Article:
Long before the pandemic hit and live sports production came to a complete halt, broadcasters and production companies had been experimenting with new methods to produce content in the most cost-effective way. This has spawned the concept of REMote Integration (REMI) or “At Home” models that employ less equipment and crew on site and can logistically cover more events using an IP infrastructure.
Today, with the mandated lockdown easing, remote production seems destined to be the way most live production is accomplished, due to fewer crew and travel requirements. With live sports slowly resuming play, the number of remote productions being done versus three years ago is sure to be significantly higher.
In fact, At Home productions have significantly increased over the past two years, enabling producers to cover multiple venues for the same “Tier-1” event and also many “Tier-2” sporting events that would overwise not be covered to due to cost (and lack of advertiser support). With each new remote project, new lessons are being learned and systems infrastructures tweaked to make the most of available resources.
However, when it comes to remote production methods, there’s no “one size fits all” but the endgame is the same for all: Maximizing resources and eliminating costs. Across the industry, three types of remote production workflows have emerged as the most effective, although each has successful for different reasons – including geography, budgets, and bandwidth availability. There’s an uncompressed model, a compressed model and adistributed workflow. [Of course, there are more options and a myriad of ways that people split up their resources.]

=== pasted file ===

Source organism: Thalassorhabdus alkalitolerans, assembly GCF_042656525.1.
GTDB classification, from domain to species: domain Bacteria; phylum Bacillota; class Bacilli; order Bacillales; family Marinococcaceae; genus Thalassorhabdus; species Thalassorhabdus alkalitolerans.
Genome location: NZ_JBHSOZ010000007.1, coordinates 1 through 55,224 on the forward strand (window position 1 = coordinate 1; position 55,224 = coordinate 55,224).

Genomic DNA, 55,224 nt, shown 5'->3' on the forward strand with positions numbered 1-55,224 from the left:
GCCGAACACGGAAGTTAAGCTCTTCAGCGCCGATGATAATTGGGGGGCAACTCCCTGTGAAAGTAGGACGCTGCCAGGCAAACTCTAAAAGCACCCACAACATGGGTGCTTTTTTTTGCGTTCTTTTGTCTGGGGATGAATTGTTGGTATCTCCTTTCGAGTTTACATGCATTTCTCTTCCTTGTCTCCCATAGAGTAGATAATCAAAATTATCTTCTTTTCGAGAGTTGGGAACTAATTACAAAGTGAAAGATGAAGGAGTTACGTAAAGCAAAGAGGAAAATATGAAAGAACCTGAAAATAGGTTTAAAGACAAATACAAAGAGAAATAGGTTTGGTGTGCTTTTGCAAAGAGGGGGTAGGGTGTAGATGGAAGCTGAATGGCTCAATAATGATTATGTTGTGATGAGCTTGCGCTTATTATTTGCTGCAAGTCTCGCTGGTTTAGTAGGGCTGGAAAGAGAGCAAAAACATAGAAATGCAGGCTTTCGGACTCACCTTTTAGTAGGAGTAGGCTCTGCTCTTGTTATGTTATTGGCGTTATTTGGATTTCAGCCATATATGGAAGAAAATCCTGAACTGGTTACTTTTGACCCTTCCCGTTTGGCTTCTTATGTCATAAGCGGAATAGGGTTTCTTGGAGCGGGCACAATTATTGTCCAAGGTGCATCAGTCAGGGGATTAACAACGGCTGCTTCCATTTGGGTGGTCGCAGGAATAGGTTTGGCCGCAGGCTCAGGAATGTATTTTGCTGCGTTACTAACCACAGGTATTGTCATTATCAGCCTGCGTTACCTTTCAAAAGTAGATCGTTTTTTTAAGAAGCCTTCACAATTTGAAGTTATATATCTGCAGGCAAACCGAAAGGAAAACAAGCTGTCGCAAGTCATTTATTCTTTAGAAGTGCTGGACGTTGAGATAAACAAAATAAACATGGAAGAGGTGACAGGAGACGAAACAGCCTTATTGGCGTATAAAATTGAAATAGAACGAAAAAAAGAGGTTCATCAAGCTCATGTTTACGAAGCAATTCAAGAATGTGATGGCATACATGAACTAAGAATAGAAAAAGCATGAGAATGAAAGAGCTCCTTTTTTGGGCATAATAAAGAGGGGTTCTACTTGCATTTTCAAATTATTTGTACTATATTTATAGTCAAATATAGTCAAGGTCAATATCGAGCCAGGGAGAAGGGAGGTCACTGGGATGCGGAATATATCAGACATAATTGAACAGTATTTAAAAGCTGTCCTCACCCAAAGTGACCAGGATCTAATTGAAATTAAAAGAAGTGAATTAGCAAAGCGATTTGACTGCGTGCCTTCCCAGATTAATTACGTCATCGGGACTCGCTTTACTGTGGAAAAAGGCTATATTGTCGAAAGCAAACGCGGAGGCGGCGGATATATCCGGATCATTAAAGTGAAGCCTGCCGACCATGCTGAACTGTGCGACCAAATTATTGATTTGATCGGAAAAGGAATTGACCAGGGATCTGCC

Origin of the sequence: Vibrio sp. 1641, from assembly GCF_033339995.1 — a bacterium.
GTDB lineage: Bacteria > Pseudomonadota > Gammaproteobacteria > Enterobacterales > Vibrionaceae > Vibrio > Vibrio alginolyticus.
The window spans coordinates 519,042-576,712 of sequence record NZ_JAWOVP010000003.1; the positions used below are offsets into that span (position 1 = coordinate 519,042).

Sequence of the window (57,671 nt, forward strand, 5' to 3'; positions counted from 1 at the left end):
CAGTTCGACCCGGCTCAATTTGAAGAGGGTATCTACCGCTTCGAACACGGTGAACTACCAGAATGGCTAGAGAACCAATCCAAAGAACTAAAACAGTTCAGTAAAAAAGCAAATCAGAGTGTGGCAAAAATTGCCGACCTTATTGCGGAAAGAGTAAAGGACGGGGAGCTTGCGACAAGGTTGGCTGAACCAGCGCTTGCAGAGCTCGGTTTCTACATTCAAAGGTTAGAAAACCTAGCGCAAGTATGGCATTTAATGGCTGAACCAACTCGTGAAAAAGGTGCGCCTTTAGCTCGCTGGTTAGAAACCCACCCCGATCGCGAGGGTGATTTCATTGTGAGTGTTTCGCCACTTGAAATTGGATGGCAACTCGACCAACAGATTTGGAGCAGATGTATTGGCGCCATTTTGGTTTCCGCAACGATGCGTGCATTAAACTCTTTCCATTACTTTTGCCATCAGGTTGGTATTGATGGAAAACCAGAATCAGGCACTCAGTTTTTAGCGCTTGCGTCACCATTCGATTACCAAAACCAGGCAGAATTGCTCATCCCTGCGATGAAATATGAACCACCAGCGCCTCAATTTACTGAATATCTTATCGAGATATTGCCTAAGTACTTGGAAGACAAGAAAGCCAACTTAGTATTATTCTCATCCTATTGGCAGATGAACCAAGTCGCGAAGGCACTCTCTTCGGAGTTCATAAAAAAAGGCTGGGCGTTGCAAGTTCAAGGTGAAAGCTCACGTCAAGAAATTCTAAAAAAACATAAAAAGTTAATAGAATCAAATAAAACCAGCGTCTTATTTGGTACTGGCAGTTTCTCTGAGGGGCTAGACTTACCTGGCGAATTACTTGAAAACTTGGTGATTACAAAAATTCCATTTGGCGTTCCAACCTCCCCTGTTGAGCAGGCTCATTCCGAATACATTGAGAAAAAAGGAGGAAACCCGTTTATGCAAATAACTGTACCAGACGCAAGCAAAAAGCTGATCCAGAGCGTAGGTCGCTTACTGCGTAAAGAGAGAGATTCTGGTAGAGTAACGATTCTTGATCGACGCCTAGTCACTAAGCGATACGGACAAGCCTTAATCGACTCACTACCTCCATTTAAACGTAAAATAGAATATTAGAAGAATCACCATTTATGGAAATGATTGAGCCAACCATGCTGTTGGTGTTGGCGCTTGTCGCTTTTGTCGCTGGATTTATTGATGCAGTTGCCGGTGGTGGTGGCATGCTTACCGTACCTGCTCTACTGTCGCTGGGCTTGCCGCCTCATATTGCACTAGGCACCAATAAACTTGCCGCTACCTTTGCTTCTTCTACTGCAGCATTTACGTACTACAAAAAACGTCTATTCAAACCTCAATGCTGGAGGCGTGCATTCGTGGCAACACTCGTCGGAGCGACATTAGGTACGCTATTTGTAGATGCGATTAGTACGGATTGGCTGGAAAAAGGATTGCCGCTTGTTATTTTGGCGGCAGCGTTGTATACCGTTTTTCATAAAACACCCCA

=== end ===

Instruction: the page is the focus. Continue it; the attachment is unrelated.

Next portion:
The Uncompressed method is considered the most ideal, due to signal quality, but it brings the cost of sending uncompressed signals (that’s 12 Gbps for 4K) back and forth between a hub facility and the remote site. Camera feeds are sent straight from the camera head over IP to some sort of production hub. In this scenario you send only the camera to the venue and the signals are sent back to a base station at the hub facility via fiber.
This requires consistent 3 Gbps and higher bandwidth, which can be tough to get in the last mile (from the “home” production facility to the remote site). So, if you’ve got 10 cameras, that’s a lot of required bandwidth, which is not typically realistic in today’s budget-conscious world. Most stadiums don’t have those types of connections anyway, so it’s that last mile that is the most challenging. Even with its big budgets, producers of the Olympics are challenged each time with procuring available bandwidth.
Certainly there are places where that type of high-data-rate bandwidth is available, but it’s not common – requiring you to secure a satellite or dark fiber connection. However, this uncompressed method has been used extensively in Europe, where there’s a lot more public support for higher bandwidth. In the U.S., users tend to hire that bandwidth for the specific time period required. Therefore, due to bandwidth availability, uncompressed remote production is often easier and less expensive to produce in Europe and Asia than it is in the U.S. or South America.